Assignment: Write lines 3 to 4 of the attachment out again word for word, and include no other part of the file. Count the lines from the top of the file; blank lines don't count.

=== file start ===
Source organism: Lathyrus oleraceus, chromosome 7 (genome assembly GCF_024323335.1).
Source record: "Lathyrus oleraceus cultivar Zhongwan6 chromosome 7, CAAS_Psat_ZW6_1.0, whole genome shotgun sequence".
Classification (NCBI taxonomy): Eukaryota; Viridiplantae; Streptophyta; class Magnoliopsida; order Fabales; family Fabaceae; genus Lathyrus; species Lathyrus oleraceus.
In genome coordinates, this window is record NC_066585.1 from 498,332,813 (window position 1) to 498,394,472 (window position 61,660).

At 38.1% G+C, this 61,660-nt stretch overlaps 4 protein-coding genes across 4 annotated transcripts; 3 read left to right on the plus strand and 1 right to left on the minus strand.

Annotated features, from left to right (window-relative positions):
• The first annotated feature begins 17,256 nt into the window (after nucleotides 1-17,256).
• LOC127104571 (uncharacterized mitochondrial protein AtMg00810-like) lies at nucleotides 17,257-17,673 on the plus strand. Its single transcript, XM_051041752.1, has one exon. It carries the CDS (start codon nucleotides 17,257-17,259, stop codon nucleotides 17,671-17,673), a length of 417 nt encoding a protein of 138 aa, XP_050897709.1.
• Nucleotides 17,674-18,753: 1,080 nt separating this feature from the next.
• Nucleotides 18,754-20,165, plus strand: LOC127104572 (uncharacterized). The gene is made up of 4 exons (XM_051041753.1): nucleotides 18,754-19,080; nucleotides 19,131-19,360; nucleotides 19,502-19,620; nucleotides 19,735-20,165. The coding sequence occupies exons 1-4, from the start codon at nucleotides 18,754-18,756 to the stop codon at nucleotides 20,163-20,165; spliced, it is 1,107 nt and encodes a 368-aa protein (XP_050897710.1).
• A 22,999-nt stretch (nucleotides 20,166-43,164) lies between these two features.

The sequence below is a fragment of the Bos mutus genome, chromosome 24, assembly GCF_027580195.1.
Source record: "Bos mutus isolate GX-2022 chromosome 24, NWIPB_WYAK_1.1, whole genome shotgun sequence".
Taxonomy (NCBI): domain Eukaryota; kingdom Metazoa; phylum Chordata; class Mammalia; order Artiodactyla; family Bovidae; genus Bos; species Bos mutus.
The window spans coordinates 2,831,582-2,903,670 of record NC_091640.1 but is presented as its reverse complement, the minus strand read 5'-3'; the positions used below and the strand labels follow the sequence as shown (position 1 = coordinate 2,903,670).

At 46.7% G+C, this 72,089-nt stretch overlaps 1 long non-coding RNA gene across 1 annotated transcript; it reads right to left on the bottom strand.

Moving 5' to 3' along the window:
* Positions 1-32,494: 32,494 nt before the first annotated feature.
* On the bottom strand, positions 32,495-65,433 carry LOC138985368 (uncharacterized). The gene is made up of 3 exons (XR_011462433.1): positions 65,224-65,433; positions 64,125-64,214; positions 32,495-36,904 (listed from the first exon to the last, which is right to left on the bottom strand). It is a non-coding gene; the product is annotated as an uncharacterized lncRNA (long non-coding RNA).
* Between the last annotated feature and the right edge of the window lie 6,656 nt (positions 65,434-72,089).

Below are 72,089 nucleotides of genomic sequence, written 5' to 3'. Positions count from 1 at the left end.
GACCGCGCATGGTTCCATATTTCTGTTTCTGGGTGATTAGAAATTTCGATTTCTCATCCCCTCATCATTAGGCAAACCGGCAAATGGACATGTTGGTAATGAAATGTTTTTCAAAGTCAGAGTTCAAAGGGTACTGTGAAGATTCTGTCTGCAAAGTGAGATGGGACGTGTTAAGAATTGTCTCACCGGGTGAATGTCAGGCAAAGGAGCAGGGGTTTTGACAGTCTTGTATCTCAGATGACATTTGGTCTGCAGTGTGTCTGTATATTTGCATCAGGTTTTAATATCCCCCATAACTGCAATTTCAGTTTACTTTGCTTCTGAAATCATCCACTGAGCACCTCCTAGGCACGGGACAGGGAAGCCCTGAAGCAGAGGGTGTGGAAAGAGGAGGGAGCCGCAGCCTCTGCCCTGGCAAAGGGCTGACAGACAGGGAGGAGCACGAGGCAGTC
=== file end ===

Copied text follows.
Classification (NCBI taxonomy): Eukaryota; Viridiplantae; Streptophyta; class Magnoliopsida; order Fabales; family Fabaceae; genus Lathyrus; species Lathyrus oleraceus.
In genome coordinates, this window is record NC_066585.1 from 498,332,813 (window position 1) to 498,394,472 (window position 61,660).